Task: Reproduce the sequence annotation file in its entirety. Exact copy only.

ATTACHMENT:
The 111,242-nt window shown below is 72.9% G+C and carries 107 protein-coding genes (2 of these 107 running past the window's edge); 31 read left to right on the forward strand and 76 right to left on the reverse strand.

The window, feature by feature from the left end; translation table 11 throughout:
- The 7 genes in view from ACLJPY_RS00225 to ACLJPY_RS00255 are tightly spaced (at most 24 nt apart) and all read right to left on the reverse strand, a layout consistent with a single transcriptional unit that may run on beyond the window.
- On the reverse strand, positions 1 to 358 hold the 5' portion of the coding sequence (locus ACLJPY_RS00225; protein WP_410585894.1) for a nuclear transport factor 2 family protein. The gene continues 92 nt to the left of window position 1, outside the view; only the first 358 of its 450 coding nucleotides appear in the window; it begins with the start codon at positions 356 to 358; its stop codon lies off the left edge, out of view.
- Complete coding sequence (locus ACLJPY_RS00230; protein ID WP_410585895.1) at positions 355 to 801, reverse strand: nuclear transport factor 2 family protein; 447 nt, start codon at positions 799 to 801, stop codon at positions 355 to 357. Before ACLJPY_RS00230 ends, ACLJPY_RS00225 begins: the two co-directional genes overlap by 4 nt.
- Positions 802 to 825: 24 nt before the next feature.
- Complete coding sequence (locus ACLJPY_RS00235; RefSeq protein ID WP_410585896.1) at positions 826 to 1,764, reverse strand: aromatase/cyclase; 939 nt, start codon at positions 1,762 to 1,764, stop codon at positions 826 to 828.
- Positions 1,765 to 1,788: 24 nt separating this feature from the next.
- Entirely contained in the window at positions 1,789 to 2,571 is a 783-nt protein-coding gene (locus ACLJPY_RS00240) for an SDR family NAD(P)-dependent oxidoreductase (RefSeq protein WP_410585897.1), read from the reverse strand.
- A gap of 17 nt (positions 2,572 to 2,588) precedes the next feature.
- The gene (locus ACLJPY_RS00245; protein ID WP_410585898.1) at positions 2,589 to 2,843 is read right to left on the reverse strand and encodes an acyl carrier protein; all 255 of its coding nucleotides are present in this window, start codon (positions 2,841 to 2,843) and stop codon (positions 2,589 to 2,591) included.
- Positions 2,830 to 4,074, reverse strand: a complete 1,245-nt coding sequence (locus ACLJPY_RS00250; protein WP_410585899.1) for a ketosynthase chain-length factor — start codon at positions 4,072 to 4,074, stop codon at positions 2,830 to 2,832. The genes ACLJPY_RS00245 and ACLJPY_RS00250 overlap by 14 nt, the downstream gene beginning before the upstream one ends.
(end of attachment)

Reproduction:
The 111,242-nt window shown below is 72.9% G+C and carries 107 protein-coding genes (2 of these 107 running past the window's edge); 31 read left to right on the forward strand and 76 right to left on the reverse strand.

The window, feature by feature from the left end; translation table 11 throughout:
- The 7 genes in view from ACLJPY_RS00225 to ACLJPY_RS00255 are tightly spaced (at most 24 nt apart) and all read right to left on the reverse strand, a layout consistent with a single transcriptional unit that may run on beyond the window.
- On the reverse strand, positions 1 to 358 hold the 5' portion of the coding sequence (locus ACLJPY_RS00225; protein WP_410585894.1) for a nuclear transport factor 2 family protein. The gene continues 92 nt to the left of window position 1, outside the view; only the first 358 of its 450 coding nucleotides appear in the window; it begins with the start codon at positions 356 to 358; its stop codon lies off the left edge, out of view.
- Complete coding sequence (locus ACLJPY_RS00230; protein ID WP_410585895.1) at positions 355 to 801, reverse strand: nuclear transport factor 2 family protein; 447 nt, start codon at positions 799 to 801, stop codon at positions 355 to 357. Before ACLJPY_RS00230 ends, ACLJPY_RS00225 begins: the two co-directional genes overlap by 4 nt.
- Positions 802 to 825: 24 nt before the next feature.
- Complete coding sequence (locus ACLJPY_RS00235; RefSeq protein ID WP_410585896.1) at positions 826 to 1,764, reverse strand: aromatase/cyclase; 939 nt, start codon at positions 1,762 to 1,764, stop codon at positions 826 to 828.
- Positions 1,765 to 1,788: 24 nt separating this feature from the next.
- Entirely contained in the window at positions 1,789 to 2,571 is a 783-nt protein-coding gene (locus ACLJPY_RS00240) for an SDR family NAD(P)-dependent oxidoreductase (RefSeq protein WP_410585897.1), read from the reverse strand.
- A gap of 17 nt (positions 2,572 to 2,588) precedes the next feature.
- The gene (locus ACLJPY_RS00245; protein ID WP_410585898.1) at positions 2,589 to 2,843 is read right to left on the reverse strand and encodes an acyl carrier protein; all 255 of its coding nucleotides are present in this window, start codon (positions 2,841 to 2,843) and stop codon (positions 2,589 to 2,591) included.
- Positions 2,830 to 4,074, reverse strand: a complete 1,245-nt coding sequence (locus ACLJPY_RS00250; protein WP_410585899.1) for a ketosynthase chain-length factor — start codon at positions 4,072 to 4,074, stop codon at positions 2,830 to 2,832. The genes ACLJPY_RS00245 and ACLJPY_RS00250 overlap by 14 nt, the downstream gene beginning before the upstream one ends.